Eaton Hamilton

the problem with being trans is cis people. The problem with being queer is straight people. The problem with being disabled is abled people. The problem with being Black is white people. In other words, prejudice.

Tag: Vancouver

Shut Up and Write sessions in Canada: do you have a location to share?


I’m sitting in the library on a sunny Tuesday in Shut Up and Write session. SUAW sessions originally formed in San Francisco before being brought to Canada by Tom Cho when he was writer-in-residence at Kogawa House in Vancouver. I kept them going after Tom moved to Toronto, and even though I later moved away from the city, they are still on-going Wednesday mornings in central Vancouver. There’s a FB page. Here we do them in person Tuesdays, but we’ve added several remote sessions most weeks, where one writes alone at home with one of us sending along the timing using FB message. Using the Pomodoro Method we write with each other for 25 quiet minutes, break for 5, and repeat three times before taking a 20-minute break. At the end of that, we do another 2 25-min sessions.

For someone like me who writes seven days a week, SUAW is a terrific means to cut off hours and write efficiently. Check to see if there’s a SUAW where you live, and if there isn’t, start one! Download a timer like Focus Keeper, find a location, invite folks and you’re ready to go!


Room’s exciting festival, Growing Room!

Join us at Growing Room!

“The Growing Room Festival is Room magazine’s inaugural literary festival, a celebration of Canadian writers and artists who identify as women or genderqueer. The festival will feature more than 40 writers and artists in more than 20 events.” -from Room



Human Library Books–this weekend in Vancouver!


Vancouver: Remember Human Library is coming up again at VPL main branch on the weekend as part of PuSh Fest, 12-4, 3rd floor. The first slots starting at noon are vied over, so probably best to come a little later, at 1 or 2 hoping for a free later slot with one of the Human Books. I think there are 30 of us, with a wide-range of topics. Come check us out!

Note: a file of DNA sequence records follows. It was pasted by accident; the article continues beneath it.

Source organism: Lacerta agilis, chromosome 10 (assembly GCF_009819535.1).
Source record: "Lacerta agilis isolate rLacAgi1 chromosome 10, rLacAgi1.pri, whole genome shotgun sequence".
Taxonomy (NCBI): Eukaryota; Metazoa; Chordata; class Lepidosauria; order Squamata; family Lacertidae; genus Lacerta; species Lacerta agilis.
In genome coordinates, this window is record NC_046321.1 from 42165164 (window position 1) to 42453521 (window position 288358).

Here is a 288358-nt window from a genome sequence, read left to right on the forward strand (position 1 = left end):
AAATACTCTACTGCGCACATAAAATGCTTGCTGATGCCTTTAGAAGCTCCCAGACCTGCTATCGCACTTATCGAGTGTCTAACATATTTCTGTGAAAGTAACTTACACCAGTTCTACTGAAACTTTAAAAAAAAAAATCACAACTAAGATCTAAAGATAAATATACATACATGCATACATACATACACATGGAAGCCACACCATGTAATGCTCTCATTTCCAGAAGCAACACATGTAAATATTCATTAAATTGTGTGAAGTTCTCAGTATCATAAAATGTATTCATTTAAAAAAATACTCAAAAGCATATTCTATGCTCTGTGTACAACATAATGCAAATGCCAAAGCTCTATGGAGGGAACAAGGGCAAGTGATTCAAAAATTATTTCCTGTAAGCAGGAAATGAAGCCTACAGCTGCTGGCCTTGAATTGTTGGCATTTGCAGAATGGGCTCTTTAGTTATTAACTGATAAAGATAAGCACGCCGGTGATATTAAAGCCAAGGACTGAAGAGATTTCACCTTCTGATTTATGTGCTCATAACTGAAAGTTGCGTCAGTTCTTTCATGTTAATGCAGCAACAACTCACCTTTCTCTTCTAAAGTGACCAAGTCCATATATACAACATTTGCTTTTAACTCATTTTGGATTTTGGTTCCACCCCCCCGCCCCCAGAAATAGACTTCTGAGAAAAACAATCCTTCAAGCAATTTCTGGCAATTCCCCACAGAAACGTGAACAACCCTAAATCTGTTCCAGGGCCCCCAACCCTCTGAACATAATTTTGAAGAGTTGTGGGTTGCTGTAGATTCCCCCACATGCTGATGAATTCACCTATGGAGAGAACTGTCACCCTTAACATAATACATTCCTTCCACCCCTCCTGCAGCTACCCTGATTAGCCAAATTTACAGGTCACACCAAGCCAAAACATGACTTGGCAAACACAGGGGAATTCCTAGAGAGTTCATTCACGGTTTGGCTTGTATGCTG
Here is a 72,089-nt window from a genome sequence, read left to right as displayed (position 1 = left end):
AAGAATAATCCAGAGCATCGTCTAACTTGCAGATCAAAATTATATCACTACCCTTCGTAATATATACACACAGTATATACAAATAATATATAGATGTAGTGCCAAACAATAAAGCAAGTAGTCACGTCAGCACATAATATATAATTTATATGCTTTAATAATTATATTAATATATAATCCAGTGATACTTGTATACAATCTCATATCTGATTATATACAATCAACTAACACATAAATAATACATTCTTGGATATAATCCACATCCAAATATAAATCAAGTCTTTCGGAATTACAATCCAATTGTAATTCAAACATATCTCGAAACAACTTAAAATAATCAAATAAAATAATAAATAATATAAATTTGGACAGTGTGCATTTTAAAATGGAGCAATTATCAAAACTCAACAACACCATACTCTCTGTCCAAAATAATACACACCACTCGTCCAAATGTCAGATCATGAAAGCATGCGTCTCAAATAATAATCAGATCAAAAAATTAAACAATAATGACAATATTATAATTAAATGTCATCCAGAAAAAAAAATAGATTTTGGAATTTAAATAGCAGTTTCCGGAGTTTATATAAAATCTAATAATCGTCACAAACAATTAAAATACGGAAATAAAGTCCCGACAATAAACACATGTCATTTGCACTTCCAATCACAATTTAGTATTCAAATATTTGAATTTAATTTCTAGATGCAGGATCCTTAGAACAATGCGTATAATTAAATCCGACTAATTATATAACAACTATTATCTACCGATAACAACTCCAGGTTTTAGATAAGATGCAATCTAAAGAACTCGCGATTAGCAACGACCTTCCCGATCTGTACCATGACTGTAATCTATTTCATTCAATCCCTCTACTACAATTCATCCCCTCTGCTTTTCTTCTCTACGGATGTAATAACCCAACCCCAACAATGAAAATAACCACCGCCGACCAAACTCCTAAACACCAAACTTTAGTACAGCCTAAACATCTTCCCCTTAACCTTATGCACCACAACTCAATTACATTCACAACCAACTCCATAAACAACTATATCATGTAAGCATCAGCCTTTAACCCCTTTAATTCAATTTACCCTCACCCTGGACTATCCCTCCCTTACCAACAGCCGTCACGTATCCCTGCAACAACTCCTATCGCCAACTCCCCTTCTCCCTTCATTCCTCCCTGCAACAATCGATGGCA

“The Human Library initiative is an international phenomenon, started in Copenhagen as a project to fight hate in communities. It is designed to promote dialogue, reduce prejudices and encourage understanding. By connecting people who under normal circumstances might not have had a chance to just sit down and talk, the library enables groups to break stereotypes by challenging common prejudices in a positive and humorous manner.

A paper book exists in the finite space of printed text and internalized reading. A human book, however, exists in the real four-dimensional scope of human experience. The reader can’t skip bits or neglect their book, a human book requires fixed attention and, through that intimate engagement with another’s story, invites empathy through real human engagement.”

Human Library 2016

Shut Up and Write

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photo: Tom Cho, 2015

Tom Cho and Jackie Wykes have brought Shut Up and Write back to Vancouver! (I didn’t even know it pre-existed here…) They are the writers-in-residency at Kogawa House, and most Sundays until the end of the year, they’ll be hosting an afternoon writing session. All are welcome to join–they’re putting up a FB page for it.

One thing I learned today? Unlike a lot of young people now, I write by myself and haven’t done much co-writing however defined. Today I understood that I usually write out loud, going over dialogue for my characters, hearing fumbles, arguing with myself about construction, reading text aloud. Staying silent was about as weird as writing without internet. And I also understood that I’m usually kinetic while I write, scratching my head, tapping my fingers etc. Best thing? Socializing and getting so much work done so quickly. 5000 words edited. Worst thing? My body acting up due to being hit by a fire truck recently.